Required equipment for any kayak use includes a PFD (Personal Floatation Device), a signaling device (typically a whistle and/or hand-held mirror), and a portable VHF radio. You must bring these with you. They are not available from the park.
How to beat the crowds in Dry Tortugas?
We did not experience a large crowd at Dry Tortugas. Most visitors come in on the Yankee Freedom ferry boat so there is a limited number of people on the island with you.
The boat may feel pretty crowded but once you are on the island everyone spreads out and we didn't feel crowded at all.
The best way to beat the crowds at Dry Tortugas is to go camping. Sure you will have a charter boat show up during the day but once it's gone, you will practically have the island to yourself.
Well, except for a small group of campers and park staff. Make sure to stay up enough to enjoy the stars at night!
Where to stay when visiting National Park
There are no designated National Park Lodges within Dry Tortugas NP.
Click on the map below to see current rates for hotels and vacation rentals in Key West, Florida.
There is nothing quite like lying under the canopy of an open sky and viewing the twinkling stars as you drift off to sleep.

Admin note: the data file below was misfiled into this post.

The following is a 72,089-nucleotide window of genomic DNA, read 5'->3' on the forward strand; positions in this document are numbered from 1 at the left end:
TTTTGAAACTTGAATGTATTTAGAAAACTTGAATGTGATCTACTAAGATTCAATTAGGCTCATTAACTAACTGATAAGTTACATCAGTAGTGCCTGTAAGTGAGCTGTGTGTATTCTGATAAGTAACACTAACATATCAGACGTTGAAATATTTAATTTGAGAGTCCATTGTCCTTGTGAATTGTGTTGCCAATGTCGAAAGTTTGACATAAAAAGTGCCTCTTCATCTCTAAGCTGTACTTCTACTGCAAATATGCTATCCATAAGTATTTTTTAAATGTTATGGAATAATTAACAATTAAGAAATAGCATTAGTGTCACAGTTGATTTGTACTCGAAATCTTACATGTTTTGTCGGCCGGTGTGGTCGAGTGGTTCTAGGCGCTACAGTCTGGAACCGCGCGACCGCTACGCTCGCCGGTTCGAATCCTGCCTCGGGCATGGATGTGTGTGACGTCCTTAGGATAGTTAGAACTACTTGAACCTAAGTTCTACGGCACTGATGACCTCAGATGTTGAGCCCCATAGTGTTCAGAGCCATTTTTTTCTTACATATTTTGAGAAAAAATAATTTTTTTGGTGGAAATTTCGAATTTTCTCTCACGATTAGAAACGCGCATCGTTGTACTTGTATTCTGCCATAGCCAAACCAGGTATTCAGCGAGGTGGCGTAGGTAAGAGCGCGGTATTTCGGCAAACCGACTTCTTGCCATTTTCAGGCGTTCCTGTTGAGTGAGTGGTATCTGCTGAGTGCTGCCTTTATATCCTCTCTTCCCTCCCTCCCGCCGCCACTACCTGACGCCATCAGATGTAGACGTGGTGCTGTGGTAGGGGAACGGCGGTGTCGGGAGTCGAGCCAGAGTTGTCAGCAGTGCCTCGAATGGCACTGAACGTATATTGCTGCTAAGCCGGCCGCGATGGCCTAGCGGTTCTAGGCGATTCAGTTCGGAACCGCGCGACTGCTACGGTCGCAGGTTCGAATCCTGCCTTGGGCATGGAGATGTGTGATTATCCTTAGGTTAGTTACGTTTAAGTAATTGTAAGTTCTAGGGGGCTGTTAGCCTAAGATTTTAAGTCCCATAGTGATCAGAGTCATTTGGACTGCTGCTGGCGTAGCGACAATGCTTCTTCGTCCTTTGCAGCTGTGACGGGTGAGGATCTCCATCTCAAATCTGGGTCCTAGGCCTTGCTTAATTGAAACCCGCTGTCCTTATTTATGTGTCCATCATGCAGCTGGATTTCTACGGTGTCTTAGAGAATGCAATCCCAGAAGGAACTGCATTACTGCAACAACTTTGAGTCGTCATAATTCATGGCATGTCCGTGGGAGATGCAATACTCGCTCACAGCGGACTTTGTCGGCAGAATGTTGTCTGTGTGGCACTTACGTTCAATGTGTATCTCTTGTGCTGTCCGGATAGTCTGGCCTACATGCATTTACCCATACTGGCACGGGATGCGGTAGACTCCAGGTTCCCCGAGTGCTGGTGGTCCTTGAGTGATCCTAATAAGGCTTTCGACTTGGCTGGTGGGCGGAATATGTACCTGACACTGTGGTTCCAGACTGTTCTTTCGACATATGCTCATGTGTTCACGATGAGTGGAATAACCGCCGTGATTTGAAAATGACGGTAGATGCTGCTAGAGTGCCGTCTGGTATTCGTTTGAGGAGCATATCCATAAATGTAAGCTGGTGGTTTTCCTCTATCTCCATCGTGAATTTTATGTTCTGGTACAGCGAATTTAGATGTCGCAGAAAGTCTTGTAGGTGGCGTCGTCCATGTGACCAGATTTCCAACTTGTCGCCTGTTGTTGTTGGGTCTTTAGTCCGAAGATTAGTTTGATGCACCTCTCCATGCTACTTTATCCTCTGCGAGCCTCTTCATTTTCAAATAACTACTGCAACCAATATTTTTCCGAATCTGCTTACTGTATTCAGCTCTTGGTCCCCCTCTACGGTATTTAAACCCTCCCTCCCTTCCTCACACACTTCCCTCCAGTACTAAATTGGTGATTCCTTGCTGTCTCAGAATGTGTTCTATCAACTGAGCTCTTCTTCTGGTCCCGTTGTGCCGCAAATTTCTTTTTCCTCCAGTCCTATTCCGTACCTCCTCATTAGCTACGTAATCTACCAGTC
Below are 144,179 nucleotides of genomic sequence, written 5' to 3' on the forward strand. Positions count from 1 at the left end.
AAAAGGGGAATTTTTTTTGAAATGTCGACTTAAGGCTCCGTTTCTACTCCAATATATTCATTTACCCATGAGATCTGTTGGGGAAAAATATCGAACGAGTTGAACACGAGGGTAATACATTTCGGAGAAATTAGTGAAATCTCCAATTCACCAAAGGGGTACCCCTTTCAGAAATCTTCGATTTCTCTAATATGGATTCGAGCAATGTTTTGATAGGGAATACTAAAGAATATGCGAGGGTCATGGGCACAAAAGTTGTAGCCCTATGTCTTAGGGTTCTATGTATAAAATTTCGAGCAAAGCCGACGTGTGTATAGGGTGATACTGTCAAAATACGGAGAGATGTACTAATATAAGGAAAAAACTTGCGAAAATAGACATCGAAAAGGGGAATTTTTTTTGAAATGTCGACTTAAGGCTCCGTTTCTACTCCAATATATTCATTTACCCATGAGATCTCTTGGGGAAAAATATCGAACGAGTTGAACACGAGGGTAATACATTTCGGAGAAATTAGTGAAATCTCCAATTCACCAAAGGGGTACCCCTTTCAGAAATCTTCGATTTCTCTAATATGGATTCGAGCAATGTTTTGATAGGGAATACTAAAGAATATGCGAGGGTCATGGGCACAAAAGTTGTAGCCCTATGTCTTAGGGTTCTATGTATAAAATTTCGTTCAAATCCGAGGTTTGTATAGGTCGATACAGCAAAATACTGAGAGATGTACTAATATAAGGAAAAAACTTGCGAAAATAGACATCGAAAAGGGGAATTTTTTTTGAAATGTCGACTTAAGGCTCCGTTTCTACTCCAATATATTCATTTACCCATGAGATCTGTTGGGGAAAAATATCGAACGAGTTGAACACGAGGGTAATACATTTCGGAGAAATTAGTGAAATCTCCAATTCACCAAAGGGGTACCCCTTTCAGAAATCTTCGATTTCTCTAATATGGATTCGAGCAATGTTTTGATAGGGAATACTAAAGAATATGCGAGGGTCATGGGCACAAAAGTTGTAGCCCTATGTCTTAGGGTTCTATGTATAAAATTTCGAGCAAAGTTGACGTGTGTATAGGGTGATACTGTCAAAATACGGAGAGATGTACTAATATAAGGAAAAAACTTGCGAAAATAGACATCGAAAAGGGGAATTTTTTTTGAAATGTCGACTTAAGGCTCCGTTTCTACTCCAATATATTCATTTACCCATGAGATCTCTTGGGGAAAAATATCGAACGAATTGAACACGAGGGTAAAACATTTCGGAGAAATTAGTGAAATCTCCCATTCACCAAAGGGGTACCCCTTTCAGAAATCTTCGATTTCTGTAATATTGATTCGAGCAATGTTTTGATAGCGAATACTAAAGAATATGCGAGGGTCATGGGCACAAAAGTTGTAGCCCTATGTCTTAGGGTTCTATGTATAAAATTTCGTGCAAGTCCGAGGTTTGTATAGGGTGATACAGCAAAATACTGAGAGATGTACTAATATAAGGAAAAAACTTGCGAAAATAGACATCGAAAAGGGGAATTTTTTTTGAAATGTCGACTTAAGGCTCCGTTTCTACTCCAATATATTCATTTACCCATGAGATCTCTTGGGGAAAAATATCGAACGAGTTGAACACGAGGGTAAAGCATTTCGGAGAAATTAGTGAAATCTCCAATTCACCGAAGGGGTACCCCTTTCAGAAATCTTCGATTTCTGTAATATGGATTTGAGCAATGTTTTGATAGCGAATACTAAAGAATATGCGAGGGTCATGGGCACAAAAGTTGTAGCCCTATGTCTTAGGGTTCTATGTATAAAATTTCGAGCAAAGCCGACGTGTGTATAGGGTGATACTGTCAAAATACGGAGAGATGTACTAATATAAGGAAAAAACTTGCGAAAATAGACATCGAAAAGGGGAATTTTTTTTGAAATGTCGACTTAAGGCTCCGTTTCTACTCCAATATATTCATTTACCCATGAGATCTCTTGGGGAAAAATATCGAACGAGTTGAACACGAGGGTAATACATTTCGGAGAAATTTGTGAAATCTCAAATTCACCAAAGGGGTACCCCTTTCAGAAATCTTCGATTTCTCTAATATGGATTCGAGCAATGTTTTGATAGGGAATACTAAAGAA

Can you imagine waking up to the most spectacular sunrise? Spending a night under the stars is a once-in-a-lifetime experience and therefore highly recommended.
There is no running water on the island for campers. Campers are required to bring water with them.
Campgrounds near Key West
There are multiple campgrounds located in the Keys. Here are a few of the options:
Sun Outdoors Marathon - 53 miles from Key West
This campground offers RV sites, lodging, a dog park, and waterfront.
Sun Outdoors Key Largo - 89 miles from Key West
This campground offers RV sites, lodging, beach access, and a boat launch
Key Largo Kampground - 93 miles away
This campground offers RV sites and lodging, a boat launch, beach, and a pool.
Check out other campgrounds in the area on Campspot.
Overnight anchoring is allowed in the sand and rubble within 1 nautical mile of Fort Jefferson harbor light.
Boats must not block any designated channel.
Overnight anchoring is not allowed in any other locations within Dry Tortugas NP.
Dry Tortugas National Park Facts
Historic Fort Jefferson is one of the largest coastal forts ever built
Juan Ponce de Leon discovered the Dry Tortugas in the summer of 1513
Construction of Fort Jefferson began in 1846
Dry Tortugas was established as a National Park in 1992
80,000+ people a year visit Dry Tortugas
1822 the United States acquired the Dry Tortugas from Spain
Dry in Dry Tortugas is used to refer to the Island's lack of surface freshwater.
Seven major islands of Dry Tortugas National Park include Loggerhead Key, Garden Key, Bush Key, Long Key, Hospital Key, East Key, and Middle Key.
99% of Dry Tortugas National Park is water!
Fort Jefferson is America's largest masonry structure in existence
More than 299 bird species can be found in Dry Tortugas National Park
Parks near Dry Tortugas National Park
Bahia Honda State Park
Curry Hammock State Park
Indian Key Historic State Park
John Pennekamp Coral Reef State Park
Fort Zachary Taylor Historic State Park
National Park Service Website